Rachel Maddow Calls Newt Gingrich’s ‘Deliberately Provocative’ Bluff On Child Janitors


While the rise of Newt Gingrich has taken up most positive Republican headlines this week, it may appear that many have forgotten to vet the actual current frontrunner, Mitt Romney, though some on the left are taking up the mantle. On her program last night, Rachel Maddow noted an ad by MoveOn.org calling Romney “Mr. 1%” that echoed a campaign add from Massachusetts in the 1990s. While she did not dispute the accusation, she then turned to Gingrich’s talk against poor children, which she considered egregious for its own sake.

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The anti-Romney ad in question was made by the Ted Kennedy campaign when he ran for Senate, and Maddow noted that it used many of the same concepts being used against Romney now. The attack is coming from a group like MoveOn.org, Maddow explained, because “the left really wants Newt Gingrich to defeat Romney,” and some on the left are enthusiastic about the idea of a conservative publication like the New Hampshire Union Leader endorsing Gingrich. Their attacks on Romney, she explained, were not strange– “what’s weird is that their criticism is that they don’t like Mitt Romney because he’s Mr. 1%, and so they’re supporting Newt Gingrich,” despite “the hilariously unsavory ways he made his money.”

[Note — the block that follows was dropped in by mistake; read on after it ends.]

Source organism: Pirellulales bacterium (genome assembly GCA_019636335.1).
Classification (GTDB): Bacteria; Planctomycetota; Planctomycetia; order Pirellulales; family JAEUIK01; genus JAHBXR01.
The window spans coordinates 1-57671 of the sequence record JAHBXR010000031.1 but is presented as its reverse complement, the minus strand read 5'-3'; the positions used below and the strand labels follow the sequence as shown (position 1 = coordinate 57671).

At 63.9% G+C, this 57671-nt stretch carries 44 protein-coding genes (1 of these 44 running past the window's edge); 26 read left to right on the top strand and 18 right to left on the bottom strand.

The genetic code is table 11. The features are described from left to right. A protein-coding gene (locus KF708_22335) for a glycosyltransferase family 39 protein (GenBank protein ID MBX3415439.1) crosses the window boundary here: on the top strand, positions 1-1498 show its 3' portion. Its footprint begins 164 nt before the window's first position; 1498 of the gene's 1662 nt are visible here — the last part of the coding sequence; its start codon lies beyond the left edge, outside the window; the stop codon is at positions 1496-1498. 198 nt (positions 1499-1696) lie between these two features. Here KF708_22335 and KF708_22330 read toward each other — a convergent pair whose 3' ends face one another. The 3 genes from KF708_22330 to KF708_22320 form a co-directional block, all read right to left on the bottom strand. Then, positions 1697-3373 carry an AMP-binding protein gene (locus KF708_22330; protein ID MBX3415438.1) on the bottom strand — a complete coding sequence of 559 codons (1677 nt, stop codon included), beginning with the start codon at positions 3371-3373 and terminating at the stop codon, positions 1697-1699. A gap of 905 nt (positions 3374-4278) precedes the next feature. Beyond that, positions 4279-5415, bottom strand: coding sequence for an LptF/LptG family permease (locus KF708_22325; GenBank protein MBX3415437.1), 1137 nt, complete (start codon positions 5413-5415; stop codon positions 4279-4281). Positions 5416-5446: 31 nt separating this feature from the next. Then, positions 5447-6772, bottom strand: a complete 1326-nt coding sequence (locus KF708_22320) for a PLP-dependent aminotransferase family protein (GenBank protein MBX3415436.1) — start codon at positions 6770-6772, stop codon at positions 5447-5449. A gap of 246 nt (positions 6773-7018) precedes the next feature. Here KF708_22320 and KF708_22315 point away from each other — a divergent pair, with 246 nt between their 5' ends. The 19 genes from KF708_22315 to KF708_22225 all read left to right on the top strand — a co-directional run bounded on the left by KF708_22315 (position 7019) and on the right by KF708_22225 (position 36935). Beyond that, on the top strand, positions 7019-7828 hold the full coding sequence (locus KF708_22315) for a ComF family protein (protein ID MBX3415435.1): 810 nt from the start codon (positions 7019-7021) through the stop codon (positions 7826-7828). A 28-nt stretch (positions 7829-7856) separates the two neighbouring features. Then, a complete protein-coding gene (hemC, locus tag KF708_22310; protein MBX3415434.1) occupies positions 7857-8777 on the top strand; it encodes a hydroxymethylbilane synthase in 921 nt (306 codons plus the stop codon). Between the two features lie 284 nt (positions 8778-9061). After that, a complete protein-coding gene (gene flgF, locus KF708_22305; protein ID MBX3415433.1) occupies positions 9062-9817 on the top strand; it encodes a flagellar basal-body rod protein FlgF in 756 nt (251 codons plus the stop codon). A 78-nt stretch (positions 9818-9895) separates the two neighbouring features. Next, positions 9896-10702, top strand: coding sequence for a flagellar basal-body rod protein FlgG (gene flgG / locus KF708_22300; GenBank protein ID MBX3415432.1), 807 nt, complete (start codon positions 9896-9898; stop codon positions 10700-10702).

Even in the face of some conservatives warning that empathy with the Occupy Wall Street movement is important (Maddow cites Frank Luntz‘s advice to say, “I get it”), she found Gingrich’s claim that children should be given jobs as school janitors not only out of touch, but deliberately so. “This should be seen as bait,” she explained. “Why do you say something like that in politics? Do you think that’s an actual policy you’re thinking of spitting out and implementing… or is this just being provocative for political sake?”

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Maddow concluded that the tactic here was for Gingrich to appear “un-PC” and abrasive in an appealing way, but in a year where even Frnak Luntz was advising empathy, she saw it as a losing strategy.

The segment via MSNBC below:

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